</span></p> <p><span style="font-weight: 400;">In an interview, </span><a href=",nosso-grande-erro-foi-ter-entrado-no-governo-temer,70002500097"><span style="font-weight: 400;">Tasso Jereissatti</span></a><span style="font-weight: 400;">, former chairman of the Social Democracy Party (PSDB), admitted that the party was wrong to challenge Dilma Rousseff&#8217;s reelection in 2014. As soon as  Mrs. Rousseff&#8217;s second term began, the social-democrats engaged in a fierce opposition to the Workers&#8217; Party&#8217;s government, &#8220;voting against basic principles of ours, mostly on the economy, just to be against the Workers&#8217; Party&#8221;. But the party&#8217;s biggest mistake, Mr. Jereissati said, was to join the Michel Temer administration after Dilma Rousseff was impeached. </span></p> <p><span style="font-weight: 400;">Maintaining Senator Aécio Neves as chairman of the party even after he was accused of corruption also had an impact in the PSDB&#8217;s image &#8211; and therefore, delegitimized it as a champion against misdoings in public administration. The consequence is, Mr. Jereissati believes, that many of those who are anti-Workers Party migrated to Jair Bolsonaro. </span></p> <p><span style="font-weight: 400;">Another critical voice inside the party, </span><a href=""><span style="font-weight: 400;">Marcus Pestana</span></a><span style="font-weight: 400;">, general-secretary of the PSDB, said that those who stood against the impeachment were right because Mrs. Rousseff&#8217;s ousting broke the &#8220;democratic dynamic&#8221;. For </span><a href=""><span style="font-weight: 400;">Fernando Limongi</span></a><span style="font-weight: 400;">, a professor of political science at the University of São Paulo, this strategy created the scorched land in which Jair Bolsonaro flourished.</span></p> <h2>Workers&#8217; Party&#8217;s mistakes</h2> <p><span style="font-weight: 400;">The Workers Party stayed in power for 13 years and has made its fair share of mistakes, according to analysts and some of its own members. When it was revealed that members of the party were involved in corruption both in the &#8220;mensalão&#8221; and the &#8220;petrolão&#8221; cases, the organization failed to apologize and recognize what it had done wrong. </span></p> <p><a href=""><span style="font-weight: 400;">Olívio Dutra</span></a><span style="font-weight: 400;">, former governor of the state of Rio Grande do Sul, said that the Workers&#8217; Party conceded to a kind of politics in which negotiations done by a political elite were worth more than the &#8220;conscious participation of broad popular sectors&#8221;. In Mr. Dutra&#8217;s opinion, the party erred in trying to imitate traditional politics, the one practiced by parties that for years use the public space for their own benefit. &#8220;That was a very serious mistake&#8221;, he said.</span></p> <p><a href=""><span style="font-weight: 400;">Lincoln Secco,</span></a><span style="font-weight: 400;"> a history professor and researcher at the University of São Paulo, says that Luiz Inácio Lula da Silva&#8217;s strategy of conciliation can also be pointed out as a determining factor in Workers&#8217; Party&#8217;s downfall. Lula and his followers decided to become pragmatic while the opposition chose radicalization and ideology. The party, he believes, should have punished treasurer Delúbio Soares, who confessed his crimes. </span></p> <p><span style="font-weight: 400;">But, instead, he was expelled to later be readmitted to the organization. Secco also points out that during her re-election campaign in 2014, Dilma Rousseff promised that austerity policies would not be implemented only to break the promise immediately after taking office again. </span></p> <p><span style="font-weight: 400;">Ms. Rousseff also did not comprehend the political risks she was under when deciding to fire allies from important posts in an attempt to expunge corruption, believes </span><a href=""><span style="font-weight: 400;">André Singer</span></a><span style="font-weight: 400;">, a political science professor and one of the main pundits of the Workers&#8217; Party while in power. She focused on Petrobras, later targeted by Operation Car Wash, whose main directors and executives had already been fired when the operation started. </span></p> <p><span style="font-weight: 400;">Her actions upset certain groups in Brasilia, what lead to retaliation led by jailed former congressman Eduardo Cunha. And this process culminated in Mrs. Rousseff impeachment, Mr. Singer believes. </span></p> <p><span style="font-weight: 400;">Regarding corruption, Mr. Singer says that both the Workers&#8217; Party and the Social Democracy Party recognized that there were problems, but none offered sufficient explanations as to what happened. Meanwhile, Jair Bolsonaro presented himself as the &#8220;anti-corruption&#8221; guy.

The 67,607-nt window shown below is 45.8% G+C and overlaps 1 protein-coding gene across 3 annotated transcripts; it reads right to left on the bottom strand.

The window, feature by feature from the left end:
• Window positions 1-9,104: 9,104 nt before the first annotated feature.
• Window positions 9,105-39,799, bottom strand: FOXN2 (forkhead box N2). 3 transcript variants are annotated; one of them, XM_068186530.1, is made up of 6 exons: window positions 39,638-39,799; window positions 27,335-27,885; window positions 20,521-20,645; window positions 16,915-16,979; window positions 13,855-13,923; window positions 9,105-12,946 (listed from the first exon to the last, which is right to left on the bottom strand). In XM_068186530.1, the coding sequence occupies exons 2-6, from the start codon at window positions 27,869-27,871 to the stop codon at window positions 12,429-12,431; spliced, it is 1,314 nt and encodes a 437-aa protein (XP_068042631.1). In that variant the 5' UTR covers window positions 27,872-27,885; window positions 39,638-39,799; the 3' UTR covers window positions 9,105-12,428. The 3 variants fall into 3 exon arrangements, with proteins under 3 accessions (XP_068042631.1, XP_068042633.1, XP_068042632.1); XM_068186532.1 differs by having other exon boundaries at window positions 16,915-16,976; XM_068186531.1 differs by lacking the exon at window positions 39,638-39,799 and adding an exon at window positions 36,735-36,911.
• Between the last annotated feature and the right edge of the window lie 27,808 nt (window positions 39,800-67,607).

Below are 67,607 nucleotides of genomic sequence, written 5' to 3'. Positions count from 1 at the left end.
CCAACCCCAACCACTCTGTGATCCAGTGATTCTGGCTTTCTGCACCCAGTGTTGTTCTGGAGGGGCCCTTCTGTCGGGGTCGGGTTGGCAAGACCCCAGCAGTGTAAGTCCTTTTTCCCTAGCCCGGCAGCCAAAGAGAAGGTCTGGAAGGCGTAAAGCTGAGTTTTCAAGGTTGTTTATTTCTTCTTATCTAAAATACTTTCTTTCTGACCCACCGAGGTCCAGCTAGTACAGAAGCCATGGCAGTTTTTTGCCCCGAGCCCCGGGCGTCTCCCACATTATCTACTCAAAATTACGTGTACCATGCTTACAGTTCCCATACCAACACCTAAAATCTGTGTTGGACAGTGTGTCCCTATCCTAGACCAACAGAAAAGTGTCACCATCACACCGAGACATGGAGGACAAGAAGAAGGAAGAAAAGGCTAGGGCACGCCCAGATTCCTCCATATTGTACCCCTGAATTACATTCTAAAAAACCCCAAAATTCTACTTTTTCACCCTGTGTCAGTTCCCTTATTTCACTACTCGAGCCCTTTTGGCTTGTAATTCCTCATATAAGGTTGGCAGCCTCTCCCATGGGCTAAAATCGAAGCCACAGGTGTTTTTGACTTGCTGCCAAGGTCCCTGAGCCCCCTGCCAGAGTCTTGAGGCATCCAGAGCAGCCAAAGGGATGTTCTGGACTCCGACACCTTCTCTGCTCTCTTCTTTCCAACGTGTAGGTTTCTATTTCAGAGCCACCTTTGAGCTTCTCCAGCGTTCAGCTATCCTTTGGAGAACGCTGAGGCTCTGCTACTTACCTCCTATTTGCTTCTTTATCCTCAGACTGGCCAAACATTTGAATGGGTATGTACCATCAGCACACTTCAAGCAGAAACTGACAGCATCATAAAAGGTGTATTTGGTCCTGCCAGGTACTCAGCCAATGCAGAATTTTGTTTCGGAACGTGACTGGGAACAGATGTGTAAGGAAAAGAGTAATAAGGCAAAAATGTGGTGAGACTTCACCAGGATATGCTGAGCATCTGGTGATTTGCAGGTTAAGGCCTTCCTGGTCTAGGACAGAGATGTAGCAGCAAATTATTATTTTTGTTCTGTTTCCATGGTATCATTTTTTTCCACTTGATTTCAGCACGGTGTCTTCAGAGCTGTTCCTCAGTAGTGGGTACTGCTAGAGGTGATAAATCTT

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Diogo Rodriguez

Rodriguez is a social scientist and journalist based in São Paulo.